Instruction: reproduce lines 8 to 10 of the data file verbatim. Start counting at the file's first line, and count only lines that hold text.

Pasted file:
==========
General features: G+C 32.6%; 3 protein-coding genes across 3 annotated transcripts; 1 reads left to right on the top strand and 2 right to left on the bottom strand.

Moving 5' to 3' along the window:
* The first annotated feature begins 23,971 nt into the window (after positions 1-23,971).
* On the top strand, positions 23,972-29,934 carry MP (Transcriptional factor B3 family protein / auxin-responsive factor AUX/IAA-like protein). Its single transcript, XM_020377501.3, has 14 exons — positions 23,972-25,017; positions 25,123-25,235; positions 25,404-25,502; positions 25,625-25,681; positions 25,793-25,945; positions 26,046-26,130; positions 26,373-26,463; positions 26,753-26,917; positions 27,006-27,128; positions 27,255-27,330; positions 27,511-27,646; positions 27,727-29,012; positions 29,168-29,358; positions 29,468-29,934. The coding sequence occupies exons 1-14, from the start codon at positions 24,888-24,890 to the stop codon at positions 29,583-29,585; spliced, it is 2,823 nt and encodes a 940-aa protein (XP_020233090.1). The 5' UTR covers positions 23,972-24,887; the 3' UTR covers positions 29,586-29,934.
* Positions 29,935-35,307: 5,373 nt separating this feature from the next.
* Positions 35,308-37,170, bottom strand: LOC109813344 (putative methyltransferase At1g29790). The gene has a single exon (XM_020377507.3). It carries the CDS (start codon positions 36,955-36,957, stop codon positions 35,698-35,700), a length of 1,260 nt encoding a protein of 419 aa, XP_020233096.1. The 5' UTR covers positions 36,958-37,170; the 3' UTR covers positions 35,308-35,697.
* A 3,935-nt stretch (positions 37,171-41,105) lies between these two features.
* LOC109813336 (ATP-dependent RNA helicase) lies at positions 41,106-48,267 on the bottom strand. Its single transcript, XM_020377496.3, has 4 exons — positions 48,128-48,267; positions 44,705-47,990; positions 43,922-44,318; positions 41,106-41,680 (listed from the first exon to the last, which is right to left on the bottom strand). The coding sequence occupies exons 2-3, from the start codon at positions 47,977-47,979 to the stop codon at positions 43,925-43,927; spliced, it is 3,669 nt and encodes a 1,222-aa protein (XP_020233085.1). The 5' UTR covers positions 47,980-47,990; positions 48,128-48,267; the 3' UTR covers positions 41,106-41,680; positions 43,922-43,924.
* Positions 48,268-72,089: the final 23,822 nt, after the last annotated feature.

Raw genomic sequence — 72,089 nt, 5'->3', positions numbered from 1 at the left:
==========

* LOC109813336 (ATP-dependent RNA helicase) lies at positions 41,106-48,267 on the bottom strand. Its single transcript, XM_020377496.3, has 4 exons — positions 48,128-48,267; positions 44,705-47,990; positions 43,922-44,318; positions 41,106-41,680 (listed from the first exon to the last, which is right to left on the bottom strand). The coding sequence occupies exons 2-3, from the start codon at positions 47,977-47,979 to the stop codon at positions 43,925-43,927; spliced, it is 3,669 nt and encodes a 1,222-aa protein (XP_020233085.1). The 5' UTR covers positions 47,980-47,990; positions 48,128-48,267; the 3' UTR covers positions 41,106-41,680; positions 43,922-43,924.
* Positions 48,268-72,089: the final 23,822 nt, after the last annotated feature.

Raw genomic sequence — 72,089 nt, 5'->3', positions numbered from 1 at the left: